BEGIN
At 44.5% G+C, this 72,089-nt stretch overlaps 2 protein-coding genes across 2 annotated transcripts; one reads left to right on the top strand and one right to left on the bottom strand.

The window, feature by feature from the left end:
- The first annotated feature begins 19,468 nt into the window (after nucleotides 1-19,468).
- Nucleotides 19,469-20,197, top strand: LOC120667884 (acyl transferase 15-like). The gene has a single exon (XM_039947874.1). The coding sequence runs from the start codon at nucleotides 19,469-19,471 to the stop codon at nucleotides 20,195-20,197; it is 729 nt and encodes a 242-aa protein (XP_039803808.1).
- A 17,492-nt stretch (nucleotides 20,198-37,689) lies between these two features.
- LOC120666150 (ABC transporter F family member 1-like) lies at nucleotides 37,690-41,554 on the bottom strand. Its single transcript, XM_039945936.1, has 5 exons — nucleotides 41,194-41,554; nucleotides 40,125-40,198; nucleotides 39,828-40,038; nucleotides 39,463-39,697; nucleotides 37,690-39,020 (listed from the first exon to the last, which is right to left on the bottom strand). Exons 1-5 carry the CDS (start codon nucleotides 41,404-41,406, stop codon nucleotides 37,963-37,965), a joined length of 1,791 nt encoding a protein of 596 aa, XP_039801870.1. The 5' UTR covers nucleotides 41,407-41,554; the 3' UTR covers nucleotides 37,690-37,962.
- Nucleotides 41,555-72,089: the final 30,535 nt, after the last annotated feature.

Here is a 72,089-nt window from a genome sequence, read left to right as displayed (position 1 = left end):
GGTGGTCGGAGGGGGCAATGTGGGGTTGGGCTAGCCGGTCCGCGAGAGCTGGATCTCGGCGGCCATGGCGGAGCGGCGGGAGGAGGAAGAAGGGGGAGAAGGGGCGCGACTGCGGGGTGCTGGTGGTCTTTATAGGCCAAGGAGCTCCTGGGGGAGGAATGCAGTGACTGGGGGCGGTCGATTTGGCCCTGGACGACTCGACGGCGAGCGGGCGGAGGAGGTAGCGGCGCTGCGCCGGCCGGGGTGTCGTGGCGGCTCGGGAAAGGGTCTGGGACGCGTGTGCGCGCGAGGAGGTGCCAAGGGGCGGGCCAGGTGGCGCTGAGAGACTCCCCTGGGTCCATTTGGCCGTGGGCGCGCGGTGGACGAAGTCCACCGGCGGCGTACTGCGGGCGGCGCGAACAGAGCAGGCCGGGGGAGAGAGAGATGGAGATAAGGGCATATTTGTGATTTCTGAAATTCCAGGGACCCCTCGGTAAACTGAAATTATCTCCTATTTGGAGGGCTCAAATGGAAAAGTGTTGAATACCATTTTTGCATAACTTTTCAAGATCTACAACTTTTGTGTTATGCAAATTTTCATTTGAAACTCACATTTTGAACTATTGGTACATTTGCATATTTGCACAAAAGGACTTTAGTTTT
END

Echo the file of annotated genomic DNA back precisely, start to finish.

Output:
At 44.5% G+C, this 72,089-nt stretch overlaps 2 protein-coding genes across 2 annotated transcripts; one reads left to right on the top strand and one right to left on the bottom strand.

The window, feature by feature from the left end:
- The first annotated feature begins 19,468 nt into the window (after nucleotides 1-19,468).
- Nucleotides 19,469-20,197, top strand: LOC120667884 (acyl transferase 15-like). The gene has a single exon (XM_039947874.1). The coding sequence runs from the start codon at nucleotides 19,469-19,471 to the stop codon at nucleotides 20,195-20,197; it is 729 nt and encodes a 242-aa protein (XP_039803808.1).
- A 17,492-nt stretch (nucleotides 20,198-37,689) lies between these two features.
- LOC120666150 (ABC transporter F family member 1-like) lies at nucleotides 37,690-41,554 on the bottom strand. Its single transcript, XM_039945936.1, has 5 exons — nucleotides 41,194-41,554; nucleotides 40,125-40,198; nucleotides 39,828-40,038; nucleotides 39,463-39,697; nucleotides 37,690-39,020 (listed from the first exon to the last, which is right to left on the bottom strand). Exons 1-5 carry the CDS (start codon nucleotides 41,404-41,406, stop codon nucleotides 37,963-37,965), a joined length of 1,791 nt encoding a protein of 596 aa, XP_039801870.1. The 5' UTR covers nucleotides 41,407-41,554; the 3' UTR covers nucleotides 37,690-37,962.
- Nucleotides 41,555-72,089: the final 30,535 nt, after the last annotated feature.

Here is a 72,089-nt window from a genome sequence, read left to right as displayed (position 1 = left end):
GGTGGTCGGAGGGGGCAATGTGGGGTTGGGCTAGCCGGTCCGCGAGAGCTGGATCTCGGCGGCCATGGCGGAGCGGCGGGAGGAGGAAGAAGGGGGAGAAGGGGCGCGACTGCGGGGTGCTGGTGGTCTTTATAGGCCAAGGAGCTCCTGGGGGAGGAATGCAGTGACTGGGGGCGGTCGATTTGGCCCTGGACGACTCGACGGCGAGCGGGCGGAGGAGGTAGCGGCGCTGCGCCGGCCGGGGTGTCGTGGCGGCTCGGGAAAGGGTCTGGGACGCGTGTGCGCGCGAGGAGGTGCCAAGGGGCGGGCCAGGTGGCGCTGAGAGACTCCCCTGGGTCCATTTGGCCGTGGGCGCGCGGTGGACGAAGTCCACCGGCGGCGTACTGCGGGCGGCGCGAACAGAGCAGGCCGGGGGAGAGAGAGATGGAGATAAGGGCATATTTGTGATTTCTGAAATTCCAGGGACCCCTCGGTAAACTGAAATTATCTCCTATTTGGAGGGCTCAAATGGAAAAGTGTTGAATACCATTTTTGCATAACTTTTCAAGATCTACAACTTTTGTGTTATGCAAATTTTCATTTGAAACTCACATTTTGAACTATTGGTACATTTGCATATTTGCACAAAAGGACTTTAGTTTT